That doesn’t, of course, mean that it’s a bad book. On the contrary, it leaves a mark and it makes you think. You can see some bias, but it’s not that Zuckoff is fervently defending his country against the big bad wolf – he is showing admiration and affection about the soldiers that fought in Benghazi that night. A country has nothing to do with it, there is no idealizing of the unworthy. On the contrary, the author is actually challenging some of the decisions that the American government made that night, which on the other hand makes me feel admiration to the author, as well as the Benghazi operatives. So much, in fact, that I’m actually willing to show trust, to a degree, whereas I usually have very mixed feelings about books depicting either side of a war, because I always expect too much bias and therefore changing up the events as the author sees fit. With 13 Hours I think it’s possible to accept that the account of the soldiers is as realistic as it can be.

There are a few frustrating things surrounding the 9/11/2012 events though.

1. What kind of animals are these people?* I know that nowadays it’s not politically correct to judge other nations and etc. But… it’s animals we are talking about. I hold a firm belief that there are many Muslim people on this planet who are just normal and sane. However, there are also way too many fanatics and psychopaths. I’m not Muslim and yet I’m aware that Jihad is not necessarily war against the world and it can easily be seen as war against the self. But it is convenient for these brainwashed freaks to use their religion as an excuse to massacre thousands and millions of people, including their own, and this is something for which I think death is too little of a punishment.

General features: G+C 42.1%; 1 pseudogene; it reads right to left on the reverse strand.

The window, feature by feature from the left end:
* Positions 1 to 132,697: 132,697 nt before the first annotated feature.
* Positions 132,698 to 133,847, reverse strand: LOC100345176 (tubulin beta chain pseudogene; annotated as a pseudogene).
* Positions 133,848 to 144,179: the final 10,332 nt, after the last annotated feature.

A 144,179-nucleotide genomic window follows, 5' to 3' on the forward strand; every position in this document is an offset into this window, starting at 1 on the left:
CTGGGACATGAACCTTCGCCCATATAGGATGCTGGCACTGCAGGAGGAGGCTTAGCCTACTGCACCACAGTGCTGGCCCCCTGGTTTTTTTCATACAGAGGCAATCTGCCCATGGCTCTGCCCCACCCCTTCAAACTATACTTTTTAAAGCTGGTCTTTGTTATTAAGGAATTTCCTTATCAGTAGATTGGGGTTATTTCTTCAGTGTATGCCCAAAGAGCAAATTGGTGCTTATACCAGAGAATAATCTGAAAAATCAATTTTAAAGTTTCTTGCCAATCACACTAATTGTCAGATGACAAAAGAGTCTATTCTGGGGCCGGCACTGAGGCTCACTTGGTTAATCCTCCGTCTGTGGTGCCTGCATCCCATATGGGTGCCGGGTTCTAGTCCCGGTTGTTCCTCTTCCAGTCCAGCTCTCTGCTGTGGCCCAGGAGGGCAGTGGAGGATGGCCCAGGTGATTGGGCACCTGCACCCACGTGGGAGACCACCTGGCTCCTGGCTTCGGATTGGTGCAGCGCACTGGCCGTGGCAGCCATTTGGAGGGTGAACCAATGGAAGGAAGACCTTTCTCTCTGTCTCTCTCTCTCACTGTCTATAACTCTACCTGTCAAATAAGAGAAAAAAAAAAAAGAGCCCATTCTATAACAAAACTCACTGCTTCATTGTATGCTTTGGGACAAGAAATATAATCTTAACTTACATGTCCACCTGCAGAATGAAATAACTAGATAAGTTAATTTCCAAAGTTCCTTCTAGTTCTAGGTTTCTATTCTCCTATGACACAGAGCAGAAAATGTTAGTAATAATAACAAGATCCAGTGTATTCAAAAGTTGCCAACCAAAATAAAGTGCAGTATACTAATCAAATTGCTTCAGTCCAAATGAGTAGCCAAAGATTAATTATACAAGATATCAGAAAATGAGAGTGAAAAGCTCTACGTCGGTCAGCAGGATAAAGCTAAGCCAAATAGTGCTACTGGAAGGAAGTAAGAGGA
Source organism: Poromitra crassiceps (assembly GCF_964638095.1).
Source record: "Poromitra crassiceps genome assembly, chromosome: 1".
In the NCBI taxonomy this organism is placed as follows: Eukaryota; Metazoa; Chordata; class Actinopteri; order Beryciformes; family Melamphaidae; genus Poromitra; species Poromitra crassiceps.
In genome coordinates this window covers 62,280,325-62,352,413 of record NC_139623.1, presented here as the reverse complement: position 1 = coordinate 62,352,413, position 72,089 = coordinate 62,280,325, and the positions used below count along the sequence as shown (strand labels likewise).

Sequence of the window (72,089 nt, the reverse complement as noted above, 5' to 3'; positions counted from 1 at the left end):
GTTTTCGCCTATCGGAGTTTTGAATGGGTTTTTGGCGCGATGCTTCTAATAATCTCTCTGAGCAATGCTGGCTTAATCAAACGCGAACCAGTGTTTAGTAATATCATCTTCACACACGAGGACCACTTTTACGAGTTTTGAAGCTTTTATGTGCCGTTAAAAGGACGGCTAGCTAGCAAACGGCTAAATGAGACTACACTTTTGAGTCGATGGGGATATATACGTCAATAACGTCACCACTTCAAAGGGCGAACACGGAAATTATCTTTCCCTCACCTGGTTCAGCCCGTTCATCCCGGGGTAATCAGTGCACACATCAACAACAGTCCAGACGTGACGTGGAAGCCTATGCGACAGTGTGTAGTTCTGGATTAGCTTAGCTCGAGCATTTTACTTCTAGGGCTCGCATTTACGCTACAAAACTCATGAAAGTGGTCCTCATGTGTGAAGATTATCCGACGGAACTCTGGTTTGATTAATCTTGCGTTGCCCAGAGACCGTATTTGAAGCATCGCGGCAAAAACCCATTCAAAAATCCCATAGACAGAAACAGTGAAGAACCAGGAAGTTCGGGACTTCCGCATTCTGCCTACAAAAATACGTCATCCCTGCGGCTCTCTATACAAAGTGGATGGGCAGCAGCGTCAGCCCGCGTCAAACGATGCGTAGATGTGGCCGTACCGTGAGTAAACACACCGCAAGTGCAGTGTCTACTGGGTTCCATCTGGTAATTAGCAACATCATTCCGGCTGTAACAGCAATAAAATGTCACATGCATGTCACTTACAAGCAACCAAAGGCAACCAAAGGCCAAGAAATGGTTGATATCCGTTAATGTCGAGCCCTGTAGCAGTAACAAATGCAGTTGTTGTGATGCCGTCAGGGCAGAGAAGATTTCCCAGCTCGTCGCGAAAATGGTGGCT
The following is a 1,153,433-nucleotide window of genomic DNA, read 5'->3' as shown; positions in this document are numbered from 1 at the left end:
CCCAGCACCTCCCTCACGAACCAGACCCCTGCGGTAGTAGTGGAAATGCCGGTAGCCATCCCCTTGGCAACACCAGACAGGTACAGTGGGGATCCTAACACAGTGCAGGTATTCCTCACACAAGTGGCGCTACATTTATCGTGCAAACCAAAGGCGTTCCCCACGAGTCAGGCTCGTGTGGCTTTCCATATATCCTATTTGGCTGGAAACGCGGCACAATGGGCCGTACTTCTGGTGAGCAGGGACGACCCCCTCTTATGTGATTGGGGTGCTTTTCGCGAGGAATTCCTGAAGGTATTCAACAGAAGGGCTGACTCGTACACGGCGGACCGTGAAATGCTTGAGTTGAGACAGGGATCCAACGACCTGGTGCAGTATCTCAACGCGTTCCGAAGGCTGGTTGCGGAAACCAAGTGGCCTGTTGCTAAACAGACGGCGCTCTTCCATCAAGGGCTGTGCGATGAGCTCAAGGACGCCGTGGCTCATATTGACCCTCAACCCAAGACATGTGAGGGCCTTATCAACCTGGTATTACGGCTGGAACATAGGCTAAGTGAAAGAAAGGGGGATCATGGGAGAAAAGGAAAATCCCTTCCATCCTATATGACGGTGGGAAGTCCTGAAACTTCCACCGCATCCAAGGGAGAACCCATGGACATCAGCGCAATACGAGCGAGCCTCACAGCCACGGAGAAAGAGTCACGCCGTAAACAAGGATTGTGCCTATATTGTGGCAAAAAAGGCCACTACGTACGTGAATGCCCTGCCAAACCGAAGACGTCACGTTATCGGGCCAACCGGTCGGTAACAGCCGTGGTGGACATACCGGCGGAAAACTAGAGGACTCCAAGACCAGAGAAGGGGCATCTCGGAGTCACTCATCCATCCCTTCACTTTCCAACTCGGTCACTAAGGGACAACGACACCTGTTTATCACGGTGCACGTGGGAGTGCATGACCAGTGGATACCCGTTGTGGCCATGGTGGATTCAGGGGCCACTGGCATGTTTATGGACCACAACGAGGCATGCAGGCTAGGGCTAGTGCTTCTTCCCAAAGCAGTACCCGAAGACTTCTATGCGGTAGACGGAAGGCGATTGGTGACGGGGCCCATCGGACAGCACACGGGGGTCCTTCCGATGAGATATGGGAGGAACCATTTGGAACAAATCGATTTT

* All of this is as relevant today as it was three years ago, since as everyone is aware, the brutality in the Middle East has not ceased and has, in fact, become even more horrifying.

2. What exactly happened to Ambassador J. Christopher Stevens? Because in the book, as well as in Wikipedia, it says that he died from suffocation, was later taken to the hospital and after that retrieved “fully clothed” for the flight to Tripoli. However, in many articles reigns the statement that he was tortured and raped and on the pictures, one of which also shown in the book, you can see that his shirt is badly damaged and possibly torn, if not missing altogether in other pictures. So there is no way that his body arrived “fully clothed” at the airport. And here lies one of the things that bugs me about books that have to do with military history – there are inconsistencies.

3. Where was the White house in all of this?

At first it seemed to me that they really didn’t give a flying f*ck what was going on in Benghazi that night. Why didn’t the troops in Spain and Italy deploy? Why weren’t any planes sent? There was no help close by? It would take nine hours, counting from the start of the attack, for help to get there? GUESS WHAT: these people were fending for their lives for 13 hours. And I’m positive that if it was a hotspot that you cared more about, you’d find a way to teleport whatever and whoever you needed. But what’s the life of 30 people when there is Afghanistan’s oil to fight about.

But then I started thinking:

Why wasn’t the team allowed to leave the Annex? What were the commanders waiting for, were they really expecting the 17 February militia to take care of this, because it seems unlikely. UNLESS: was it very convenient that yet another drama unfold, right on 9/11, to show the already frightened Americans how bad the Libyans are and how important it is that America is constantly partaking in some military conflict.

Also, it is obvious that the Compound wasn’t secure and there were not nearly enough men to protect it.

Why, you’d ask?